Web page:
via FLEXO Magazine: Heeding The Call: RevereFlexpak Prepares For The Future
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Companies that supply packaging materials to the food industry are facing growing challenges. These include market shifts toward an increased number of SKUs with lower run quantities, environmental issues with a growing focus on carbon footprints, and food safety concerns.
RevereFlexpak, a company that has been printing high-quality labels and packaging for the food industry since 1989, has been a leader in this segment from the beginning. It has recently made significant investments in emerging technologies that will help it meet these challenges head on and enhance its leadership position for years to come.
FOOD INDUSTRY ROOTS
While RevereFlexpak has been providing printed packaging materials for more than 25 years, its roots in the food industry go back much further.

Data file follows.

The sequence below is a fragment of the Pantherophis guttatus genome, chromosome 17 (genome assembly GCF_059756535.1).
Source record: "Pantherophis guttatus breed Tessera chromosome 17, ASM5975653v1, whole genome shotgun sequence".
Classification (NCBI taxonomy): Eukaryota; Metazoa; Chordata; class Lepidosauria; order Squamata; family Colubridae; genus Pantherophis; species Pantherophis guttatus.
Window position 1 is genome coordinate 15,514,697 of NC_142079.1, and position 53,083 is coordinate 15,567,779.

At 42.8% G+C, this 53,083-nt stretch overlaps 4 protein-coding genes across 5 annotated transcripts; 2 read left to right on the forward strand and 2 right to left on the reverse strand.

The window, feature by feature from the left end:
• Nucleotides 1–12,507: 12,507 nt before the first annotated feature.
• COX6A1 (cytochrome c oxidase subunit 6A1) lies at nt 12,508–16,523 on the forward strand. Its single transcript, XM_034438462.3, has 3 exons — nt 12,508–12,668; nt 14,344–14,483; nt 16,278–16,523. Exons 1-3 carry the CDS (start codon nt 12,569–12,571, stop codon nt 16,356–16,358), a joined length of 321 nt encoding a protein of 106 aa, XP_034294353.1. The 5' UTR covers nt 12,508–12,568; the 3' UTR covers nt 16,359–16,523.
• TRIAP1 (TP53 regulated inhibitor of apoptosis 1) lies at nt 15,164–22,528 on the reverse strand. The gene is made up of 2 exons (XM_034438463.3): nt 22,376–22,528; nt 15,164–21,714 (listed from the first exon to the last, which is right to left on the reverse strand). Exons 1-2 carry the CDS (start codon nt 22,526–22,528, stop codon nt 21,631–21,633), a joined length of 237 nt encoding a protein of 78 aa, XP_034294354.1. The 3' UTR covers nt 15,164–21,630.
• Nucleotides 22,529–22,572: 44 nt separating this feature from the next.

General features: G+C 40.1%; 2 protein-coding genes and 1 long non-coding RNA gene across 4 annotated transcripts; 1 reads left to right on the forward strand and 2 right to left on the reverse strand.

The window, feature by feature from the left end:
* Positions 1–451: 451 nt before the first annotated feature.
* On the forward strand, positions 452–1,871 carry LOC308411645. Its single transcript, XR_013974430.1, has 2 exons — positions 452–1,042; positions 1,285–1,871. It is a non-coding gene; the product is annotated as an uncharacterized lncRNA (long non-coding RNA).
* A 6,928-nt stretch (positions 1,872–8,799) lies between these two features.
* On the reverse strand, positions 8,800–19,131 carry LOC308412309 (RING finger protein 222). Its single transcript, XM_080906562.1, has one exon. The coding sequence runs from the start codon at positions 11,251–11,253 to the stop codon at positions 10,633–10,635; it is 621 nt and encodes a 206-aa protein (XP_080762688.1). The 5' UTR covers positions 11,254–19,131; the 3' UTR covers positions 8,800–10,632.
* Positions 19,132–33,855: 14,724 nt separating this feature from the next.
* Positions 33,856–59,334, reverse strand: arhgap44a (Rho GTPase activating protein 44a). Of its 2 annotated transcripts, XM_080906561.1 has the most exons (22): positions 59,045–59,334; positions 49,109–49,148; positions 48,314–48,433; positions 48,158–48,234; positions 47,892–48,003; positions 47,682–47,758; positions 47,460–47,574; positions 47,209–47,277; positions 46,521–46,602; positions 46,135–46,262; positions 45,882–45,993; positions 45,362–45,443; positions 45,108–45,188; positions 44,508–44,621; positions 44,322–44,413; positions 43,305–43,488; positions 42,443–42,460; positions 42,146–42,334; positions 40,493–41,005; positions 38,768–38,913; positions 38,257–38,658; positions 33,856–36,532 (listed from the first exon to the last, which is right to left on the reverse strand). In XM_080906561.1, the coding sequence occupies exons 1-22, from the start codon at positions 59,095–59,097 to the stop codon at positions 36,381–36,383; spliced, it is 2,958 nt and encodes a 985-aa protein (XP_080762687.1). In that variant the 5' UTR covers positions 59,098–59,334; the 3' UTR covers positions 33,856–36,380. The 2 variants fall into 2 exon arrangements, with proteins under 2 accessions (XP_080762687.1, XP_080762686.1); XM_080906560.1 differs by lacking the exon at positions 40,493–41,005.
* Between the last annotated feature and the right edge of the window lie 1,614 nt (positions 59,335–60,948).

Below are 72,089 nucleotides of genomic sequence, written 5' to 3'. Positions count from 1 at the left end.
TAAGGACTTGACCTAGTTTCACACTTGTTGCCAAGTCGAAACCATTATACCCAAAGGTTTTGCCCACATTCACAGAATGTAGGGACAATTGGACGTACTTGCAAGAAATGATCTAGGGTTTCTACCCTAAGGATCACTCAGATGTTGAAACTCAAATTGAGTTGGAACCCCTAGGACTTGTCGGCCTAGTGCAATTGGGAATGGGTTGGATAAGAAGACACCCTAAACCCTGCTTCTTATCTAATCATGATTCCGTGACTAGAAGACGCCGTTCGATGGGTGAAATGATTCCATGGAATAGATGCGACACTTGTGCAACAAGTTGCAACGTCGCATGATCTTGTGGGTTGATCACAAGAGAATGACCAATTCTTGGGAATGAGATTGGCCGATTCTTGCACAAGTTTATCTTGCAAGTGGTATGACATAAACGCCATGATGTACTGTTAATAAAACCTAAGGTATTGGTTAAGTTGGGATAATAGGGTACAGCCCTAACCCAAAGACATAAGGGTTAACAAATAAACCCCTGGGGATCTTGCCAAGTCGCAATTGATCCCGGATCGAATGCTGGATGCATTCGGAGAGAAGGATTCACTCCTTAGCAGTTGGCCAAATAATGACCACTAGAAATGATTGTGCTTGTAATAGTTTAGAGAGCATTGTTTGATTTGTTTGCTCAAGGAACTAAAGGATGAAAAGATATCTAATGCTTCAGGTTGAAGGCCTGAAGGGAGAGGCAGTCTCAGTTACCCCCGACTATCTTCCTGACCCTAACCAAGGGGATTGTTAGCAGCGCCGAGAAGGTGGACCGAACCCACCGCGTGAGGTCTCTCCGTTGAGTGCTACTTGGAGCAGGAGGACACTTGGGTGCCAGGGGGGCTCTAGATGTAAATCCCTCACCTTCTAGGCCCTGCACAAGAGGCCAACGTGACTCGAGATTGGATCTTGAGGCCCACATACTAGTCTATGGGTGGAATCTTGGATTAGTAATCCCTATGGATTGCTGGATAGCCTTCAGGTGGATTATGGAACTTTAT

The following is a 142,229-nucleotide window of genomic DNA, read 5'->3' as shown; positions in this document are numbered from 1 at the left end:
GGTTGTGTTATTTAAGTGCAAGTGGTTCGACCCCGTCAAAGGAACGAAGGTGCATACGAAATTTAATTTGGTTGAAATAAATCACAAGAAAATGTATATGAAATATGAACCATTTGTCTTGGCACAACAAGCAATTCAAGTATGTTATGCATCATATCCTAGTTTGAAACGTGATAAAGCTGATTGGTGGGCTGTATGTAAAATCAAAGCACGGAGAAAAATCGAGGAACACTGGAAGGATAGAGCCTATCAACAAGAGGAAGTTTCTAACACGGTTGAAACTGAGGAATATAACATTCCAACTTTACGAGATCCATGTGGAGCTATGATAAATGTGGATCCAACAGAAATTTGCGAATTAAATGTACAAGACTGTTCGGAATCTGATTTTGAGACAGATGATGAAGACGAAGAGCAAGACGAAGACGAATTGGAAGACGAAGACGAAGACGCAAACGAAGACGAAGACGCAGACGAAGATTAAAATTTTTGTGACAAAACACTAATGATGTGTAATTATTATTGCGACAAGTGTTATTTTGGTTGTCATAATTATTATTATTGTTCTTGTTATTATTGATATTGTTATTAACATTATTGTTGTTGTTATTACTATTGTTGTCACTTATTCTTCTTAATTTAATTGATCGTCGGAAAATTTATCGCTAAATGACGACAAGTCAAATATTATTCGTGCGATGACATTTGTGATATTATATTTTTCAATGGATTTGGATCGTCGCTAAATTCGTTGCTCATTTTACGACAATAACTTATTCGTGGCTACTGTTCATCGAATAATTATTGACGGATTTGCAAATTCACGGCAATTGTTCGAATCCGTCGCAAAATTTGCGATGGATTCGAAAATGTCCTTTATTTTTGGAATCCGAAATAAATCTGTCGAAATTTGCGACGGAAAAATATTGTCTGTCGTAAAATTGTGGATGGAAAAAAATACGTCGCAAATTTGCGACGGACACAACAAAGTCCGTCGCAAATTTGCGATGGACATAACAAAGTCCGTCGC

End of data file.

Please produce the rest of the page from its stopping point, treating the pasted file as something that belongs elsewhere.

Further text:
RevereFlexpak is one of two divisions under parent company The Revere Group. A second division under its umbrella is the Glerup Revere Packaging division, which offers stock packaging materials and custom packaging options.
The Revere Group is owned by the husband-and-wife team of Mark and Sally Revere. Mark’s grandfather, Marius Glerup, founded MJ Glerup Co. in 1938 as a brokerage company supplying ingredients, raw materials and packaging for the candy industry in the Pacific Northwest. The company was founded with guiding principles to provide excellent service and top-notch products to its clients, and that philosophy continues to form its foundation today.